Analysis: Some long-term contracts put government at a disadvantage

Two scholars suggested in a new study that three major Cabinet-level departments rely extensively on long-term, fixed-price contracts for complex products, which puts the contractor in a position to bargain for favorable contract terms to the government's detriment.

Federal officials have turned more often to fixed-price contracts because they are thought to lower costs and reduce the risk on the government, Trevor Brown, associate professor at The Ohio State University’s John Glenn School of Public Affairs, said in an interview Sept. 5.

The article was published the September/October issue of the Public Administration Review.

In researching contracts awarded from 2004 to 2008, Brown and Yong Woon Kim, the lead author of the study who earned his doctorate from the university, found the departments of Defense, Homeland Security, and Health and Human Services have increased their use of fixed-price contracts, which should lead to savings. But problems are arising years after the initial awards.

Officials often dramatically extend or modify short-term, fixed-price contracts, risking cost overruns, delivery delays and diminished product quality even for simple products and services.

“The data suggest that in some cases what appear to be short term, competitively bid fixed-price contracts have been changed through negotiations over time into long term, sole-source contracts,” Brown said in an interview with FCW.

Brown and Kim referenced a defense contract as an example. In 2004, Fort Lee Virginia entered into a one-year contract for trash collection and recycling at a firm fixed-price of $250,834. Two years later, officials modified the contract into a 10-year, $4.6 million contract without going through a competitive bid process.

This is common among the three departments. The average contract value at HHS grows from around $250,000 to just over $500,000 through modifications. At DOD, the value grows from just under $500,000 to around $2 million through modifications. At DHS, the value grows from around $300,000 to around $2.3 million through modifications.

“My intuition is many of these agencies are test-driving a supplier over the first couple of years. If they’re happy with the quality, rather than go back to the market, they just re-up the incumbent supplier over the long term,” Brown said.

It is possible that other agencies engage in similar behavior. The researchers studied only the three agencies they wrote about.

Robert Burton, a partner at the Venable law firm and former deputy administrator at the Office of Federal Procurement Policy, agreed, saying contractors will ask for modifications to their firm-fixed-price contracts as requirements become clearer and expectations change.

“The government may think it has a firm-fixed-price contract but it doesn’t always end up that way,” he said.

That’s what makes well-defined requirements so essential, said Roger Waldron, president of the Coalition for Government Procurement and former lawyer at the General Services Administration. However, the government still has issues with developing clear requirements. The contracting officer and the program manager need to spell out precisely what’s needed to avoid a changing contract with increasing prices and overgrown work.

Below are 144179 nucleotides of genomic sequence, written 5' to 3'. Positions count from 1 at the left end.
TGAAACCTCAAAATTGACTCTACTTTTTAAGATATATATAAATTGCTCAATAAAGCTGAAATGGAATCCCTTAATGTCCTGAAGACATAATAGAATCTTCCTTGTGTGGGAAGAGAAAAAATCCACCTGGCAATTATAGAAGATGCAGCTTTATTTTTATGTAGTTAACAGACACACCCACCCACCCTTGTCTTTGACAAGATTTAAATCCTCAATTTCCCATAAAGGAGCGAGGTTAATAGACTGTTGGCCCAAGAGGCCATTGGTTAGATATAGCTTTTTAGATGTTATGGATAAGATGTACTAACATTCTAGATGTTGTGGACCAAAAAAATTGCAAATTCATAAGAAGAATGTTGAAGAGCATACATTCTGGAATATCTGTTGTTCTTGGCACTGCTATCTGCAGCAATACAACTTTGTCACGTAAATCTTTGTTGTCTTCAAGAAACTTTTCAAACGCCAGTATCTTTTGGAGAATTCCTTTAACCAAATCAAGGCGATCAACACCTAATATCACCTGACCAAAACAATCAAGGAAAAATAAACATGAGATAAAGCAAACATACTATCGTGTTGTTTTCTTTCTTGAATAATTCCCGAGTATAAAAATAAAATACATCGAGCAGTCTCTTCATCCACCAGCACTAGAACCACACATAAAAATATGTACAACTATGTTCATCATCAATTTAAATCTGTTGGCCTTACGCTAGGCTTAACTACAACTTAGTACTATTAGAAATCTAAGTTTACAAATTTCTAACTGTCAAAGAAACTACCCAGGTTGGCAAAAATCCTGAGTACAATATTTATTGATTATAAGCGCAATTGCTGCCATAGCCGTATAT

“As a general rule of thumb, the level of uncertainty regarding a requirement is the key principle used to decide what contract type is most suited for a particular requirement,” Joe Jordan, administrator of the Office of Federal Procurement Policy in the Office of Management and Budget, said Sept. 5.

In their article, Brown and Kim write that DHS, and to a degree DOD, relied heavily on short-term contracts with fixed prices when they purchased simple services, such as auditing and equipment repair. For complex products, such as program management and computer system development services, the departments opted for longer term contracts that came with increasing costs due to modifications. That leaves the initial estimates for work far below the ultimate value of the contract.

For instance, the average ultimate value of a contract after being modified is less than $500,000 for landscaping and waste collection. On the other hand, the average modified ultimate contract values jumped significantly higher for complex services. The three departments modified contracts by between $1.5 million and $4 million for computer systems and more than $3.5 million for program management services.

“This may reflect the power of the vendor to raise costs and extend the length of the contract under scarce market conditions. Alternatively, it may reflect a collaborative partnership between the two parties under a ‘relational’ contract,” they write.

The budget influence on contracts

Budgetary challenges are influencing decisions about contract type too, Waldron said.

The Obama administration has pushed firm-fixed-price contracts as a means of lessening the government’s risk on a project.

The Federal Acquisition Regulation “includes a long-standing preference for fixed-price contracts over cost-type contracts--a preference this administration has reiterated--because the risk of performance is borne by the contractor and therefore provides greater incentive than cost-reimbursement contracts for the contractor to control costs and perform efficiently,” Jordan said.